The House has taken a new approach to passing a bill designed to prevent South Carolina’s elections from being thrown into chaos again. The proposal sent Friday to the Senate would both create a statewide model for county election boards, to hopefully remove the threat of chaos, and give the State Election Commission oversight over those 46 boards. That new authority could improve elections and ensure everyone’s vote is counted, state elections spokesman Chris Whitmire said Friday. Currently, if a county isn’t following the law or voluntarily complying with policy, the agency can only inform local officials and legislators of a potential problem. “They are their own entity. We can’t compel them to do anything,” Whitmire said. A panel of House and Senate members had been working on a compromise over different versions of a bill on the governance of county election boards. But that tentative compromise required a two-thirds vote in each chamber, a difficult proposition in the Senate. So the House instead attached the compromise to a separate election-related bill and, after a unanimous vote Thursday, returned that amended measure to the Senate. A simple majority approval in that chamber would send it to the governor’s desk.
Senate Judiciary Chairman Larry Martin said he doesn’t care how the fix passes, as long as it does before the legislative session ends June 5. Voters go to the polls five days later.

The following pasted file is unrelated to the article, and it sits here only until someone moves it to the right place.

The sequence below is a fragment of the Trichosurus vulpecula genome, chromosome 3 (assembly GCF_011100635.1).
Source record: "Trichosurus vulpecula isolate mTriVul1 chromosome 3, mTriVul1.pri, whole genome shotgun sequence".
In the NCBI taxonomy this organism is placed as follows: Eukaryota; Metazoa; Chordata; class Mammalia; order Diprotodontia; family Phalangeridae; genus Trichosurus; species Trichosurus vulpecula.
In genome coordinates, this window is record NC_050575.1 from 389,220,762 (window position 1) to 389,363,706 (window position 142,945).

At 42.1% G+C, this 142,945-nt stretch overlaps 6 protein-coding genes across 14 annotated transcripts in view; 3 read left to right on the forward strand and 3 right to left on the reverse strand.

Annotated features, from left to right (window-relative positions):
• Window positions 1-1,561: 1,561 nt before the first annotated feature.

Martin, R-Pickens, has repeatedly urged his colleagues to act quickly, noting a verdict on a lawsuit filed in March could jeopardize the primaries. The South Carolina Public Interest Foundation has asked a judge to throw out a 2008 state law that allows each county election office to organize differently.
The attorney general’s office believes that law violates the state constitution’s ban against single-county legislation. If a court affirms the top prosecutor’s opinion, there could be no one left locally to conduct elections, Martin has said. Lawmakers also fear a post-election verdict could overturn the results.
Legislators don’t want to take that chance two years after a lawsuit against a single candidate resulted in about 250 people being kicked off primary ballots statewide.